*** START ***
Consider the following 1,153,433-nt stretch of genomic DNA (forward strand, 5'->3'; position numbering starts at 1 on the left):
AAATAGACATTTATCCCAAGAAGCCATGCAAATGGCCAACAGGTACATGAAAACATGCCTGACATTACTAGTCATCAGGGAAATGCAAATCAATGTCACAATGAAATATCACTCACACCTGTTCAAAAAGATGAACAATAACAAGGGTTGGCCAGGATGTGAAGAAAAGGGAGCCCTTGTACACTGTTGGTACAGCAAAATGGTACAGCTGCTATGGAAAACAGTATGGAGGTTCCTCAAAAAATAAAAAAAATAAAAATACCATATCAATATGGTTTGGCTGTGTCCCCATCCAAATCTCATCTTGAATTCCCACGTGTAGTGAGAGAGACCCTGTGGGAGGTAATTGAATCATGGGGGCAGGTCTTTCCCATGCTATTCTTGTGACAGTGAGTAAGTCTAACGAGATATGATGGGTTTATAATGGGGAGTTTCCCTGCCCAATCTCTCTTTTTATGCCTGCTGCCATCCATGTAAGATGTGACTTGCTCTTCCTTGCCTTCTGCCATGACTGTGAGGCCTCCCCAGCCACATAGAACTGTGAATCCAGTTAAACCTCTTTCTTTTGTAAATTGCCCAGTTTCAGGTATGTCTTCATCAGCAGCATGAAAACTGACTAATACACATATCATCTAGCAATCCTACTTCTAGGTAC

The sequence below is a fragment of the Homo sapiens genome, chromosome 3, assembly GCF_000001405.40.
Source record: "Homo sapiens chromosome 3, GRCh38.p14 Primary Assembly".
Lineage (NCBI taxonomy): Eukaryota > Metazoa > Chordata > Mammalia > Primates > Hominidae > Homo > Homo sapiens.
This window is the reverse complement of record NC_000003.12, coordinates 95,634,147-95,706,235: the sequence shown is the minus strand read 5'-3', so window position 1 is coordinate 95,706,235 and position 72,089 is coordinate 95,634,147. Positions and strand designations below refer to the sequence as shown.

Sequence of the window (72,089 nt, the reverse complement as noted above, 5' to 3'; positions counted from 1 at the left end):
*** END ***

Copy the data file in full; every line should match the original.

Consider the following 1,153,433-nt stretch of genomic DNA (forward strand, 5'->3'; position numbering starts at 1 on the left):
AAATAGACATTTATCCCAAGAAGCCATGCAAATGGCCAACAGGTACATGAAAACATGCCTGACATTACTAGTCATCAGGGAAATGCAAATCAATGTCACAATGAAATATCACTCACACCTGTTCAAAAAGATGAACAATAACAAGGGTTGGCCAGGATGTGAAGAAAAGGGAGCCCTTGTACACTGTTGGTACAGCAAAATGGTACAGCTGCTATGGAAAACAGTATGGAGGTTCCTCAAAAAATAAAAAAAATAAAAATACCATATCAATATGGTTTGGCTGTGTCCCCATCCAAATCTCATCTTGAATTCCCACGTGTAGTGAGAGAGACCCTGTGGGAGGTAATTGAATCATGGGGGCAGGTCTTTCCCATGCTATTCTTGTGACAGTGAGTAAGTCTAACGAGATATGATGGGTTTATAATGGGGAGTTTCCCTGCCCAATCTCTCTTTTTATGCCTGCTGCCATCCATGTAAGATGTGACTTGCTCTTCCTTGCCTTCTGCCATGACTGTGAGGCCTCCCCAGCCACATAGAACTGTGAATCCAGTTAAACCTCTTTCTTTTGTAAATTGCCCAGTTTCAGGTATGTCTTCATCAGCAGCATGAAAACTGACTAATACACATATCATCTAGCAATCCTACTTCTAGGTAC

The sequence below is a fragment of the Homo sapiens genome, chromosome 3, assembly GCF_000001405.40.
Source record: "Homo sapiens chromosome 3, GRCh38.p14 Primary Assembly".
Lineage (NCBI taxonomy): Eukaryota > Metazoa > Chordata > Mammalia > Primates > Hominidae > Homo > Homo sapiens.
This window is the reverse complement of record NC_000003.12, coordinates 95,634,147-95,706,235: the sequence shown is the minus strand read 5'-3', so window position 1 is coordinate 95,706,235 and position 72,089 is coordinate 95,634,147. Positions and strand designations below refer to the sequence as shown.

Sequence of the window (72,089 nt, the reverse complement as noted above, 5' to 3'; positions counted from 1 at the left end):